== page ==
Security expert Bruce Schneier discusses security from the perspectives of both the National Security Agency and the National Institution of Standards and Technology.
Since the 1930s at Bletchley Park, there has been a continuous arms race to both improve and break cryptography. The files leaked by National Security Agency (NSA) contractor Edward Snowden made it clear that governments regularly gather data on average citizens, which makes us wonder if privacy is even possible. Do our carefully designed cryptographic systems protect our information as we expect them to, or are they just thin veils that can easily be pierced by the government? I posed these questions to leading security expert Bruce Schneier.
Threatpost Editor in Chief Mike Mimoso talks to crypto pioneer and security expert Bruce Schneier of Resilient Systems about the early days of the RSA Conference, the integration of privacy and security, and the current FBI-Apple debate over encryption and surveillance.
An IT security expert has some dire warnings about our brave new world
Either we start to disconnect our increasingly networked world or we risk daunting social, safety, security and privacy consequences, a leading computer security expert and author has warned.
In an expansive talk directly challenging widely held assumptions about the benefits of computing, networks and the internet, Bruce Schneier told a large audience at this year's RSA Security Conference in San Francisco that we were moving towards a networked world so complex that we would be unable to safely manage it or adequately grapple with inevitable disasters.
Schneier, who is always one of the most popular speakers at the event, which drew nearly 40,000 people this year, pinpoints what he calls vast "socio-technical systems" as the critical issue. He describes these as complex, interconnected social and technical systems.
"Companies go to the cloud not because the security person tells them to. They go to the cloud because the business person tells them to. Because the economics of doing it is so compelling and the security person has to manage," said Bruce Schneier (@schneierblog), CTO, Resilient Systems, in our conversation at the RSA 2016 Conference in San Francisco.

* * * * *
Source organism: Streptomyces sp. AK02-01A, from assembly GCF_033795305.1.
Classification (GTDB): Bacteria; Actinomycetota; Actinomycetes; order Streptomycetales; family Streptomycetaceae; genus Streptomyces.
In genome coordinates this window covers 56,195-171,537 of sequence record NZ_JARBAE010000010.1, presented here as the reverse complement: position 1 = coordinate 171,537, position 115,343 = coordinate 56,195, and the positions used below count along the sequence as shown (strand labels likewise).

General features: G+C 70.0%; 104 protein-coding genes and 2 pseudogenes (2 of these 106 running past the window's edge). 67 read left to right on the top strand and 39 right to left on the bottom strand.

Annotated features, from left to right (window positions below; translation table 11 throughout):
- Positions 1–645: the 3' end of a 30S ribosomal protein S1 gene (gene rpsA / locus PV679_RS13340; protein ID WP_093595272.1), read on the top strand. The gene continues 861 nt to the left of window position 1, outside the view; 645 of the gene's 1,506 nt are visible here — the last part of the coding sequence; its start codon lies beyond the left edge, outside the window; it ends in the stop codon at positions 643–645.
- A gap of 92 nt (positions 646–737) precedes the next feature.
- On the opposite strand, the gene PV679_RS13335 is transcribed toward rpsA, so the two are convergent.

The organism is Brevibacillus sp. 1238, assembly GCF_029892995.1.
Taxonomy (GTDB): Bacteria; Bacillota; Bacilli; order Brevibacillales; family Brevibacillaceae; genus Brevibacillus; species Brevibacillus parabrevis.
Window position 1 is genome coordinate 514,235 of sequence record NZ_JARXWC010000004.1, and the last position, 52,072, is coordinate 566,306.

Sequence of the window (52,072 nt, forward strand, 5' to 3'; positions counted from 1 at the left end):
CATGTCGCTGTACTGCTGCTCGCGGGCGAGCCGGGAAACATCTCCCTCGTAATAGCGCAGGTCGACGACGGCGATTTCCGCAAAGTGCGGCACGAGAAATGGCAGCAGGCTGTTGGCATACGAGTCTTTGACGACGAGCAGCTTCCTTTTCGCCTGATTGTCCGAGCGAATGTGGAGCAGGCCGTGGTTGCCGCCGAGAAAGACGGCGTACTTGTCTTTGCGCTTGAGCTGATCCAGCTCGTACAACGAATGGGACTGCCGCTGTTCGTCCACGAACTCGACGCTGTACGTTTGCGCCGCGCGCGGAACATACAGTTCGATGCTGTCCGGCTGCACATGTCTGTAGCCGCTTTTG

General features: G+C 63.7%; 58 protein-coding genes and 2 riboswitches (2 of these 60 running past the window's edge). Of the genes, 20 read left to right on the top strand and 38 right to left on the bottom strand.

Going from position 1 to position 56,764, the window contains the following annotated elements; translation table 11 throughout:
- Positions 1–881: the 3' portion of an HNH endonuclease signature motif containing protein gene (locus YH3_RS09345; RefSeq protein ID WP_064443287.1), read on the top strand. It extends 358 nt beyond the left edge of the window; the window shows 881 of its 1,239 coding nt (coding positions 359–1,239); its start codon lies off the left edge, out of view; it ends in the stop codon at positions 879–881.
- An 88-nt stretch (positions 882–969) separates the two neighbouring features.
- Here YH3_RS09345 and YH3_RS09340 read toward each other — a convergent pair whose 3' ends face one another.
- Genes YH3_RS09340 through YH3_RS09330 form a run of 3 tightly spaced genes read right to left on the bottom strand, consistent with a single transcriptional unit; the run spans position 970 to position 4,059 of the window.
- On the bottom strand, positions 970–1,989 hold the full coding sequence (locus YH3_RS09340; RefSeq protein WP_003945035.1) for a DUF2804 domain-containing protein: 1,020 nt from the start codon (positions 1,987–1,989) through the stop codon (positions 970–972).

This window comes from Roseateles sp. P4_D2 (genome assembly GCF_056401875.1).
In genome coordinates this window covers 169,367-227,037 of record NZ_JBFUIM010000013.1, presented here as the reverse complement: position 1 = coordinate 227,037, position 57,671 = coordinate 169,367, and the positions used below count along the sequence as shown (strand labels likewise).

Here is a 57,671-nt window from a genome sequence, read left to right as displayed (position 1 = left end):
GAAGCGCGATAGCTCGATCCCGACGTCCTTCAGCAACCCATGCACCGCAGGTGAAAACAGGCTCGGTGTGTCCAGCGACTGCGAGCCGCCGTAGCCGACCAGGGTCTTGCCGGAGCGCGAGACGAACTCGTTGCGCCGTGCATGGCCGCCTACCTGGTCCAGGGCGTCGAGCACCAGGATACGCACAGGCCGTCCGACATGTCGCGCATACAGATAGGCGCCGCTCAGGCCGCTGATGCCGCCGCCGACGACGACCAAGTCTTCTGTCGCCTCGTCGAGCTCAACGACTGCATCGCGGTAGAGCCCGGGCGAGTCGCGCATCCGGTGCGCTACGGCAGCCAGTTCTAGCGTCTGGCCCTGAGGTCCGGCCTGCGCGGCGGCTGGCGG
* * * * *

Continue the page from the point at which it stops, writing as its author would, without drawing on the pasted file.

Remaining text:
Computing is embedded in everything we do, such as cars and planes, said Schneier.
We've created a world where information technology permeates our economies, social interactions, and intimate selves. The combination of mobile, cloud computing, the Internet Things, persistent computing, and autonomy are resulting in something different. This World-Sized Web promises great benefits, but is also vulnerable to a host of new threats. Threats from users, criminals, corporations, and governments.
It's going to get worse before it gets better
Security guru Bruce Schneier is a regular at shows like RSA and his talks are usually standing-room-only affairs.
Schneier has written some of the definitive texts for modern cryptography teaching and his current book, Data and Goliath, examines the perils and solutions to government and corporate surveillance of internet users. The Register sat down with him to talk over the news of the day, and to get an idea of where the security industry is going.
Q: First things first—you're the CTO of Resilient Systems, which IBM is in the process of buying.
Coders and tech bros playing chance with the future
Security guru Bruce Schneier has issued a stark warning to the RSA 2016 conference—get smart or face a whole world of trouble.
The level of interconnectedness of the world's technology is increasing daily, he said, and is becoming a world-sized web—which he acknowledged was a horrible term—made up of sensors, distributed computers, cloud systems, mobile, and autonomous data processing units. And no one is quite sure where it is all heading.
"The world-sized web will change everything," he said.
Photo of Bruce Schneier by Per Ervland.
Schneier on Security is a personal website. Opinions expressed are not necessarily those of Resilient, an IBM Company.